The Radio City Rockettes recently returned to Radio City Music Hall in New York for the holiday season. One of them, Sydney Mesher, is the first member of the dance company to have a visible disability. She was born without a left hand due to symbrachydactyly, a condition in which limbs don't fully develop before birth. Originally from Portland, Oregon, Mesher has been dancing since age three and saw the Rockettes perform when she was in middle school. She will be doing high kicks and other dances as part of the Christmas Spectacular show at least twice a day until January 5. For more details on this story, go to https://www.kptv.com/news/portland-woman-born-without-left-hand-making-history-with-the/article_5696b3fa-1112-11ea-a9e1-cbd0bad18bd8.html.
November is Prematurity Awareness Month with November 17 being World Prematurity Day. A baby shouldn't be born sooner than 37 weeks into the mother's pregnancy. Premature babies tend to stay in the hospital for a longer period of time due to health problems. According to the latest statistics, being born too early happens in one out of every ten births. The prematurity survival rate is higher than it used to be; however, an early birth can lead to intellectual and developmental disabilities such as attention deficit hyperactivity disorder and cerebral palsy. In addition to medical services, there are early intervention and special education services for children who were born prematurely. For more information, go to https://www.marchofdimes.org.
A screening of the 2015 documentary "How to Dance in Ohio" will take place from 6:00 to 8:00 P.M. on Tuesday, November 19, in the Simpkins Fine Arts Center at the Cocoa campus of Eastern Florida State College. This event is free and open to the public. Directed by Alexandra Shiva, "How to Dance in Ohio" follows young adults on the autism spectrum as they practice their social skills during the 12-week period leading up to a spring formal dance. The film focuses on two teenage girls and a 22-year-old woman with autism. HBO Documentary Films in association with Gidalya Pictures and Blumhouse Productions received a Peabody Award for this movie. To get more information and/or stream the movie, go to https://www.hbo.com/documentaries/how-to-dance-in-ohio.
Morgan Stickney, a 22-year-old pre-med student and swimmer from Bedford, New Hampshire, recently had the lower part of her right leg amputated at Brigham and Women's Hospital in Boston, Massachusetts. Six years ago, Stickney broke her left foot, and a staph infection along with a rare vascular disease eventually led to the amputation of the lower part of her left leg. She wanted to swim at the 2020 Paralympic Games, so she moved to the Olympic training center in Colorado Springs, but then, she broke her right foot, resulting in the latest amputation. Stickney is the first person to undergo this experimental surgery on both legs. She is being fitted for prosthetics designed by MIT and receiving physical therapy at a rehabilitation hospital. Stickney, who maintains a positive attitude despite her setbacks, plans to compete at the 2024 Paralympic Games. For more details on this story, go to https://www.wmur.com/article/elite-swimmer-from-bedford-undergoes-second-experimental-leg-amputation-in-boston/29644734.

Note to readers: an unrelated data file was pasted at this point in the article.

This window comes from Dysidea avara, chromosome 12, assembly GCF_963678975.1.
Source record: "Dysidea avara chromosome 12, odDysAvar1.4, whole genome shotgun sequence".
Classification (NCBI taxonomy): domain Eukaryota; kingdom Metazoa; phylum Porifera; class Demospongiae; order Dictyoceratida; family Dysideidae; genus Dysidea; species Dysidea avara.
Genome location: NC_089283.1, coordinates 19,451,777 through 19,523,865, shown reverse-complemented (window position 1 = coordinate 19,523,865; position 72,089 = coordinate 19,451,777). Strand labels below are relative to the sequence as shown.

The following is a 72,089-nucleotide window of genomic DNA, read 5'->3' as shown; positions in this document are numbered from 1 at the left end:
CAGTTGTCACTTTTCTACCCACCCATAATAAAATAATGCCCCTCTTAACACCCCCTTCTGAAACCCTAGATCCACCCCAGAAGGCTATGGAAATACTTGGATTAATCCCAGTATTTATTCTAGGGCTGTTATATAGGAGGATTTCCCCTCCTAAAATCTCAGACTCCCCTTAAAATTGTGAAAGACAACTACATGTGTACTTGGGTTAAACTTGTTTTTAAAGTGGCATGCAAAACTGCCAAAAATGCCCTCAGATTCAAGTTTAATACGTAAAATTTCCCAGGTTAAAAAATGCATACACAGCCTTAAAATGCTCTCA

November is the awareness month for two conditions that can cause disabling pain: Dercum's disease and complex regional pain syndrome (CRPS). Dercum's disease, also known as adiposis dolorosa, is a rare disorder in which lipomas (painful growths of fatty tissue) can be found under the skin on a person's trunk, upper arms, upper legs, and other body parts. Other symptoms include weight gain, swelling, depression, lethargy, and confusion. Occurring most often in women aged 45-60, the cause of Dercum's disease is not known, but it could be a result of the lipomas' pushing on nerves. Treatment options are painkillers, corticosteroid injections, and surgical removal of lipomas around joints, but these are only temporary solutions. For more information, go to https://rarediseases.org/rare-diseases/dercums-disease/.